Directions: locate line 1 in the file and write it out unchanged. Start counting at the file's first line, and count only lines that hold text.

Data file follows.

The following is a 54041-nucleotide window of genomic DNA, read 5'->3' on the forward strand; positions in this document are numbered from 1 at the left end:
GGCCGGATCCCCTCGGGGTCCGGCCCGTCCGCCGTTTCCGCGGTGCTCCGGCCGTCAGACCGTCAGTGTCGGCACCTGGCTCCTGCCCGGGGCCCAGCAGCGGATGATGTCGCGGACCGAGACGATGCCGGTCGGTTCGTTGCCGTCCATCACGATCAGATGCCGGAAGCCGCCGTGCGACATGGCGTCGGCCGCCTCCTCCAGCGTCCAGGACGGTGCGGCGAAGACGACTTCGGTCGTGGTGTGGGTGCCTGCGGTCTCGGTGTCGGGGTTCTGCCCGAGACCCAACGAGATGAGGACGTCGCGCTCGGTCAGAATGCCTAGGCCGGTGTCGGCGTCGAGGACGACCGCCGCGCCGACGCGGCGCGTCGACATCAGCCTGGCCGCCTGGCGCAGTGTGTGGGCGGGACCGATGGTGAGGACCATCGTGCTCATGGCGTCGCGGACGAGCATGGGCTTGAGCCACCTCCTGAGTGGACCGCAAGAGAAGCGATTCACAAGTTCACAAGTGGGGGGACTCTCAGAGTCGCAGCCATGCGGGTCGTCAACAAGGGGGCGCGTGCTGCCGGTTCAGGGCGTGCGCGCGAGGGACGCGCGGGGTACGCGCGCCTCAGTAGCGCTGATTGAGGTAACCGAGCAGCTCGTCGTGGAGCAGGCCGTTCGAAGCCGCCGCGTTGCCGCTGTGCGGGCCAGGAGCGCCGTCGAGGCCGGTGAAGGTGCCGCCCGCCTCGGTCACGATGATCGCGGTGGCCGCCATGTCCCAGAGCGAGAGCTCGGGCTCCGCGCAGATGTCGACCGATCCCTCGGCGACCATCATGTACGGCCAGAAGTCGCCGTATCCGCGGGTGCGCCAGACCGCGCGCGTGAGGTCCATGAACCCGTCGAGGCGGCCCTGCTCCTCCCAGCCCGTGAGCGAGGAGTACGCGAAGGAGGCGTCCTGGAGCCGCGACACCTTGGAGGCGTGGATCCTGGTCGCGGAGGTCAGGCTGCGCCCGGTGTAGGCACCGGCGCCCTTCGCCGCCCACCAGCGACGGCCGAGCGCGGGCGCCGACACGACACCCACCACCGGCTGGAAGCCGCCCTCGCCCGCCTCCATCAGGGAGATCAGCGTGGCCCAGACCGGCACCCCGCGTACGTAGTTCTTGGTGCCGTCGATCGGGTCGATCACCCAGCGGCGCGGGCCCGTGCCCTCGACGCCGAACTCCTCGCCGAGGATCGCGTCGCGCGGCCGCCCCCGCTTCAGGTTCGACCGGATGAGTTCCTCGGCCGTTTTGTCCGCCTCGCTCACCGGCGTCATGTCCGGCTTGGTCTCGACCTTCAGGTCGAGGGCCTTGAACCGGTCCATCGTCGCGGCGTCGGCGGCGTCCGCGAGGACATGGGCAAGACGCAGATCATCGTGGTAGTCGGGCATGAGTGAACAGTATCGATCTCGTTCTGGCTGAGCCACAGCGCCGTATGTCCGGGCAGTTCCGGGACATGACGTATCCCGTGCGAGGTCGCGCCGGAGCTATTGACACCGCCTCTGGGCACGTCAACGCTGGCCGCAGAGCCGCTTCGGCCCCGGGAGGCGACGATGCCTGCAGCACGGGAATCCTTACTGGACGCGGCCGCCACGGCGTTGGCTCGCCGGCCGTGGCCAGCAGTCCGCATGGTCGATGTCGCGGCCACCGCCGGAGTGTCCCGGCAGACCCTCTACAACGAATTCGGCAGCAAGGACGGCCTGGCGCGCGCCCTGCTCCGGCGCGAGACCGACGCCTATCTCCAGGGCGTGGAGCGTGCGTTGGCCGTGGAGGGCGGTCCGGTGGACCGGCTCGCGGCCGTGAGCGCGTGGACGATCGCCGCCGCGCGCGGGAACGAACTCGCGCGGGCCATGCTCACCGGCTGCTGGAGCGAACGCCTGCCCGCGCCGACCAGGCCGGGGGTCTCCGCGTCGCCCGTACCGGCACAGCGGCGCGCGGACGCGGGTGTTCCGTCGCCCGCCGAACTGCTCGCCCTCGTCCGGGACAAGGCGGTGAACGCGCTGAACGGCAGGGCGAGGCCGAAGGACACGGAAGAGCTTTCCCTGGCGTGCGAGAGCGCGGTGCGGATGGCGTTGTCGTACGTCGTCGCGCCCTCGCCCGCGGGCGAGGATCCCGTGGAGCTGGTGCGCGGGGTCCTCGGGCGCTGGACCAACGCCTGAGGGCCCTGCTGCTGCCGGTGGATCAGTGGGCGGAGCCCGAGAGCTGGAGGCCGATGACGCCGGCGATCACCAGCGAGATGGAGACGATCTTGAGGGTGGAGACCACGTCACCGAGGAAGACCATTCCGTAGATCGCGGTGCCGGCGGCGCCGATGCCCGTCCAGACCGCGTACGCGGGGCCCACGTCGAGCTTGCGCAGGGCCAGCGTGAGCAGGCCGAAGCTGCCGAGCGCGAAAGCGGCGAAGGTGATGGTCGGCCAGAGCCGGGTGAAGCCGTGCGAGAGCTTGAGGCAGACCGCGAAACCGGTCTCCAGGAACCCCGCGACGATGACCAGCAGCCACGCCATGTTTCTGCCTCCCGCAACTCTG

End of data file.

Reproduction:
The following is a 54041-nucleotide window of genomic DNA, read 5'->3' on the forward strand; positions in this document are numbered from 1 at the left end: